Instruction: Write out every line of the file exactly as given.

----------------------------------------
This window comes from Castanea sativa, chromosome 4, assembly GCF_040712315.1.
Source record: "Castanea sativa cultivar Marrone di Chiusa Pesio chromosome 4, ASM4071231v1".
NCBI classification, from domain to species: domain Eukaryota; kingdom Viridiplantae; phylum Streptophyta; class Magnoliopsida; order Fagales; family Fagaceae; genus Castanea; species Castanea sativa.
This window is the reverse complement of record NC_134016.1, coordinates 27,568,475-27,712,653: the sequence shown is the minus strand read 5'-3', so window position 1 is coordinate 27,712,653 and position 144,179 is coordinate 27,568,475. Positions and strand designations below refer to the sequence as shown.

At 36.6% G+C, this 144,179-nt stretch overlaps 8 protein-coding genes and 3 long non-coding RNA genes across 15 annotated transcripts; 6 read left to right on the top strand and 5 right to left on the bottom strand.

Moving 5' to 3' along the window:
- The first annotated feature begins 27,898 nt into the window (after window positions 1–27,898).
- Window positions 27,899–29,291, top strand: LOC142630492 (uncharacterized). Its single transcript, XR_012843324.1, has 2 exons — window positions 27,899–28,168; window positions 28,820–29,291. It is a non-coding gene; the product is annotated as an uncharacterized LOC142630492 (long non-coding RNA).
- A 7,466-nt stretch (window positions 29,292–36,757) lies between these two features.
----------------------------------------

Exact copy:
This window comes from Castanea sativa, chromosome 4, assembly GCF_040712315.1.
Source record: "Castanea sativa cultivar Marrone di Chiusa Pesio chromosome 4, ASM4071231v1".
NCBI classification, from domain to species: domain Eukaryota; kingdom Viridiplantae; phylum Streptophyta; class Magnoliopsida; order Fagales; family Fagaceae; genus Castanea; species Castanea sativa.
This window is the reverse complement of record NC_134016.1, coordinates 27,568,475-27,712,653: the sequence shown is the minus strand read 5'-3', so window position 1 is coordinate 27,712,653 and position 144,179 is coordinate 27,568,475. Positions and strand designations below refer to the sequence as shown.

At 36.6% G+C, this 144,179-nt stretch overlaps 8 protein-coding genes and 3 long non-coding RNA genes across 15 annotated transcripts; 6 read left to right on the top strand and 5 right to left on the bottom strand.

Moving 5' to 3' along the window:
- The first annotated feature begins 27,898 nt into the window (after window positions 1–27,898).
- Window positions 27,899–29,291, top strand: LOC142630492 (uncharacterized). Its single transcript, XR_012843324.1, has 2 exons — window positions 27,899–28,168; window positions 28,820–29,291. It is a non-coding gene; the product is annotated as an uncharacterized LOC142630492 (long non-coding RNA).
- A 7,466-nt stretch (window positions 29,292–36,757) lies between these two features.